Nearly 95% of all tomatoes grown in the U.S. are processed by four companies in California. SK Foods, with its two Central Valley plants, was one of these tomato giants. The company bought much of its produce from farmers in the state, as well as from a vegetable growing and shipping firm controlled by Salyer.
The SK Foods investigation started with a Justice Department probe of California’s overall tomato industry in 2007. What they uncovered at SK Foods, investigators said in court filings, was a scheme designed to trick food makers into buying a lesser-quality tomato paste (which had been mislabeled to appear of a higher grade) and then shut out rivals on deals with big processors and supermarket chains. In the end, prosecutors say, the conspirators were able to sell the paste at a markup of 30% or more.
For the plan to work, SK Foods officials bribed some of their customers’ employees to take the orders and look the other way, according to court documents. The insiders allegedly leaked proprietary information to SK about rival bids and then made sure their companies bought SK’s products.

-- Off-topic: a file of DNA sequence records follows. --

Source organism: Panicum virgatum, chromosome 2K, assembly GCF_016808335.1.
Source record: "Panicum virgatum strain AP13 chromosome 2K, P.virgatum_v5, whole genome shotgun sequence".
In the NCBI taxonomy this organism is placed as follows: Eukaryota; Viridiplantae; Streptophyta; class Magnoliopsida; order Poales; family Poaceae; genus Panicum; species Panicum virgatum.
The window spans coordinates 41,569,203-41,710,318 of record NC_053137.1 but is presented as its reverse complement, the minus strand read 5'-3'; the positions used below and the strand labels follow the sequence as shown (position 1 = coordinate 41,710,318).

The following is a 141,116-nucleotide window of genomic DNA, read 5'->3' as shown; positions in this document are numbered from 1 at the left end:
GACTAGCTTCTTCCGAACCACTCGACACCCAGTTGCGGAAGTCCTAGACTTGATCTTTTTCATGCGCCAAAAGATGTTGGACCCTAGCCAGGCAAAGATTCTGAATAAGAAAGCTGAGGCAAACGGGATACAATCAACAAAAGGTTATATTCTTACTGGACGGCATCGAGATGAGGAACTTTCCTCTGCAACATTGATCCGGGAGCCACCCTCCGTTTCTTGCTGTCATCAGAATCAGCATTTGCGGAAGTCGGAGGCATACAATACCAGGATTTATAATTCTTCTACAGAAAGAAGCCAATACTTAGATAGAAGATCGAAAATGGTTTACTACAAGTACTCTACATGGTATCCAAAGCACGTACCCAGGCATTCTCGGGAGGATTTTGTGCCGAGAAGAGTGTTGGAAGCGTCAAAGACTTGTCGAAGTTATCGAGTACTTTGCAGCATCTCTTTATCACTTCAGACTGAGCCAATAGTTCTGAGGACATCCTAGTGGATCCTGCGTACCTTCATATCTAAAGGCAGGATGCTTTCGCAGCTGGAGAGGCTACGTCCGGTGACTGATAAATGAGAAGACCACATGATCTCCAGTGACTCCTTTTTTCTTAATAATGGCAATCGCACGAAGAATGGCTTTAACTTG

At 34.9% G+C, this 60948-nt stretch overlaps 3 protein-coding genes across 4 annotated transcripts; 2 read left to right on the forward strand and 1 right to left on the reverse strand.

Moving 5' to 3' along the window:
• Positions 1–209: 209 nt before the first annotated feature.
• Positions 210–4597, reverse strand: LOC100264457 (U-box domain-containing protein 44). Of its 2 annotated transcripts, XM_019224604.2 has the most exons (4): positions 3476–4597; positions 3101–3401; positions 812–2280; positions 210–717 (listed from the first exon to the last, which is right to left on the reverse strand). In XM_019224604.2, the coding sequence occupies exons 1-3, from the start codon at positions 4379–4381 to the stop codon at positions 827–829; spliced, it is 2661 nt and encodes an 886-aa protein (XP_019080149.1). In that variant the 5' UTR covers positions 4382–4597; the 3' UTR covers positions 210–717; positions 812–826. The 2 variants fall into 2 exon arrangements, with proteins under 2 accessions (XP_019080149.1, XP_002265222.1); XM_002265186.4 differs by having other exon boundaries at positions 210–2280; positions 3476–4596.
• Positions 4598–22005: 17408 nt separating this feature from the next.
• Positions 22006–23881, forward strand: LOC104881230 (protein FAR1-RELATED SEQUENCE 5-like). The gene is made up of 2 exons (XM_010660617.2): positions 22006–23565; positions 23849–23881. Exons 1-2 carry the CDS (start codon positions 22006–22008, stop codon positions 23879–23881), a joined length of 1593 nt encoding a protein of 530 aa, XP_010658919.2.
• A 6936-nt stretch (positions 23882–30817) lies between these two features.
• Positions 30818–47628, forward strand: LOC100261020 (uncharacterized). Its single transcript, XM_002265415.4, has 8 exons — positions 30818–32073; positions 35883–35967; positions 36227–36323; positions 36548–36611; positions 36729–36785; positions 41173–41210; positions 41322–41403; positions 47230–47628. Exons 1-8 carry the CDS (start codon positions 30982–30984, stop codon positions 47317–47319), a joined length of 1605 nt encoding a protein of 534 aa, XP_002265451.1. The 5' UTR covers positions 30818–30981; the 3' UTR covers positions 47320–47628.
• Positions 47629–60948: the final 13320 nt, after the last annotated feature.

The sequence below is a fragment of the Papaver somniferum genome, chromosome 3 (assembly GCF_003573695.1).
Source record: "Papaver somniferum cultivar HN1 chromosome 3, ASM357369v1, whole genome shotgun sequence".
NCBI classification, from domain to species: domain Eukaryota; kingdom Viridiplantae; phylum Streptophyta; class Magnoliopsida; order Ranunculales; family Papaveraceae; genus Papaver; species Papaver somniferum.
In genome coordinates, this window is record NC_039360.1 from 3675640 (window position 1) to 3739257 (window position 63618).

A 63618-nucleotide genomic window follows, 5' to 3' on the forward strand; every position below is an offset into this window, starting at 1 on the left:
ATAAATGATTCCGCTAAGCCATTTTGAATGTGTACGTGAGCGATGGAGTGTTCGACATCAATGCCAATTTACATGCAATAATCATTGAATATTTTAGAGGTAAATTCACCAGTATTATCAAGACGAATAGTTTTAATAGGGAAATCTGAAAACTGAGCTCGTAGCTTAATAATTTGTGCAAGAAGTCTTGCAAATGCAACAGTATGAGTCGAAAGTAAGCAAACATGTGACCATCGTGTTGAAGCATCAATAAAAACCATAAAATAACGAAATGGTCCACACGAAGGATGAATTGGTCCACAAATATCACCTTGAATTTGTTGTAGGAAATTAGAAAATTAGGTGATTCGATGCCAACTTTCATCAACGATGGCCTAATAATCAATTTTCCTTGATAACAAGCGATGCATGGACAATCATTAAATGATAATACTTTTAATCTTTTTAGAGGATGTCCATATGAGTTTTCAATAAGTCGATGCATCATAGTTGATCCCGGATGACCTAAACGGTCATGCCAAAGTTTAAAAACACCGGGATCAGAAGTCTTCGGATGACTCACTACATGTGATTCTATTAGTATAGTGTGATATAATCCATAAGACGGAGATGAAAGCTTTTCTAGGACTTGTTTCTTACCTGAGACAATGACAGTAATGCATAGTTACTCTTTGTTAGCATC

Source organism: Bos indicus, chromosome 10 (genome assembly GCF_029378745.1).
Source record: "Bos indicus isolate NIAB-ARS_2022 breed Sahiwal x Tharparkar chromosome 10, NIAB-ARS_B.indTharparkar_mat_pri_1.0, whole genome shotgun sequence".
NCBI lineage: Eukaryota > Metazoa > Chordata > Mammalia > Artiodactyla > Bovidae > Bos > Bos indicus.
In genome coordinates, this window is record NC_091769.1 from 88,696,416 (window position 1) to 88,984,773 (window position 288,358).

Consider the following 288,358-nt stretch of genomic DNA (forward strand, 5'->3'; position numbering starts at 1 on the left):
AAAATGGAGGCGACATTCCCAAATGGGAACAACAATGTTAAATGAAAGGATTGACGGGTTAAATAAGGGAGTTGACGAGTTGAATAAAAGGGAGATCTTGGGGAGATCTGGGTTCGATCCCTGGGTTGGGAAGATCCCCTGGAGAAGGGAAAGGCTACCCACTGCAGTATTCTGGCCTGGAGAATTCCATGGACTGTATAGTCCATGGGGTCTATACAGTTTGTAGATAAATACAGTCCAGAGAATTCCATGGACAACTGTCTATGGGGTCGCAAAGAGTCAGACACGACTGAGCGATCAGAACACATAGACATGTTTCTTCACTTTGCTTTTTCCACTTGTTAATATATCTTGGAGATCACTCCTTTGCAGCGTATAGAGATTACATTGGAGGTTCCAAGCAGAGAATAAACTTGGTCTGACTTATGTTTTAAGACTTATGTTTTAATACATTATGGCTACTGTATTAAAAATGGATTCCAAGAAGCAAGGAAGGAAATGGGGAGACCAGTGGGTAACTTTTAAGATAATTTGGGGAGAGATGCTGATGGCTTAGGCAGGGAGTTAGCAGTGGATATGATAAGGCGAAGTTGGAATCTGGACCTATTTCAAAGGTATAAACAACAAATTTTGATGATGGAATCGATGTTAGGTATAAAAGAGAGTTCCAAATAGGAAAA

Some of the kickbacks were paid in cash or checks, handed off at a rural diner in one instance and at a secret meeting outside a Bay Area transit station in another, the complaint alleges. Others were less direct, such as offering to pay for medical insurance for a buyer’s child, prosecutors say.
FBI officials recorded several calls between Salyer and Rahal, then a broker for the company. Time and again the pair talked about paying off food insiders, according to a sworn FBI declaration.
“Crooks are handy on the inside,” Salyer said in one call, according to the declaration.
In another, Rahal said a purchasing manager at one large food company “was going to need a retirement program” as an inducement to take part in the scheme, according to the declaration.
Salyer asked, “How fast are you going to reel in that fish?”
Company officials allegedly shrugged off warnings about being caught, even when one of their contacts included a remark that the quality of SK Foods’ tomato paste was getting too poor to ignore.
“We pack garbage for them anyway and they always take it, but we’ve hit new lows,” said Rahal, according to the declaration.
Several of SK Foods’ former customers said they have not analyzed if, or how much, the corrupt practices translated into higher prices at grocery stores.
But Wagner said food companies weren’t the only ones paying more.
“I have no doubt that there was some excess cost to the consumer” as a result of the criminal activity at SK Foods, Wagner said.